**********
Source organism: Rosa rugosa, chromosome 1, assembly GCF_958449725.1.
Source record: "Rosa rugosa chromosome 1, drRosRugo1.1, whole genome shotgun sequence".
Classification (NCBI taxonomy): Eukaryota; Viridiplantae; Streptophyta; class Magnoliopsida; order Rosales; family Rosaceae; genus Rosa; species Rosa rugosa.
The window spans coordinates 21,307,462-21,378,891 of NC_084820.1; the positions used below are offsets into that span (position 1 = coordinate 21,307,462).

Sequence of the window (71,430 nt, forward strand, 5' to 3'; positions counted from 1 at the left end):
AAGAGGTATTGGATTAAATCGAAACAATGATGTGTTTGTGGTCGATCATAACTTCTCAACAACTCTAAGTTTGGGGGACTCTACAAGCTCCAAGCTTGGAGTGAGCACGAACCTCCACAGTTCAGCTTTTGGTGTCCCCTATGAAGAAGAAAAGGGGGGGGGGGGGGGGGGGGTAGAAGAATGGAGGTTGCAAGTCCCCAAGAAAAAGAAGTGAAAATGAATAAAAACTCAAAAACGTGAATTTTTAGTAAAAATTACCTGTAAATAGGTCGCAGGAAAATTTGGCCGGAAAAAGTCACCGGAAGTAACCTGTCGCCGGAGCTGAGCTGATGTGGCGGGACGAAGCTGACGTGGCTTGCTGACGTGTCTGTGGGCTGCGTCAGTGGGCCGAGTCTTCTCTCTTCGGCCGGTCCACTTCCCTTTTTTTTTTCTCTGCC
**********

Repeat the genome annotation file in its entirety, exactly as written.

Source organism: Rosa rugosa, chromosome 1, assembly GCF_958449725.1.
Source record: "Rosa rugosa chromosome 1, drRosRugo1.1, whole genome shotgun sequence".
Classification (NCBI taxonomy): Eukaryota; Viridiplantae; Streptophyta; class Magnoliopsida; order Rosales; family Rosaceae; genus Rosa; species Rosa rugosa.
The window spans coordinates 21,307,462-21,378,891 of NC_084820.1; the positions used below are offsets into that span (position 1 = coordinate 21,307,462).

Sequence of the window (71,430 nt, forward strand, 5' to 3'; positions counted from 1 at the left end):
AAGAGGTATTGGATTAAATCGAAACAATGATGTGTTTGTGGTCGATCATAACTTCTCAACAACTCTAAGTTTGGGGGACTCTACAAGCTCCAAGCTTGGAGTGAGCACGAACCTCCACAGTTCAGCTTTTGGTGTCCCCTATGAAGAAGAAAAGGGGGGGGGGGGGGGGGGGGTAGAAGAATGGAGGTTGCAAGTCCCCAAGAAAAAGAAGTGAAAATGAATAAAAACTCAAAAACGTGAATTTTTAGTAAAAATTACCTGTAAATAGGTCGCAGGAAAATTTGGCCGGAAAAAGTCACCGGAAGTAACCTGTCGCCGGAGCTGAGCTGATGTGGCGGGACGAAGCTGACGTGGCTTGCTGACGTGTCTGTGGGCTGCGTCAGTGGGCCGAGTCTTCTCTCTTCGGCCGGTCCACTTCCCTTTTTTTTTTCTCTGCC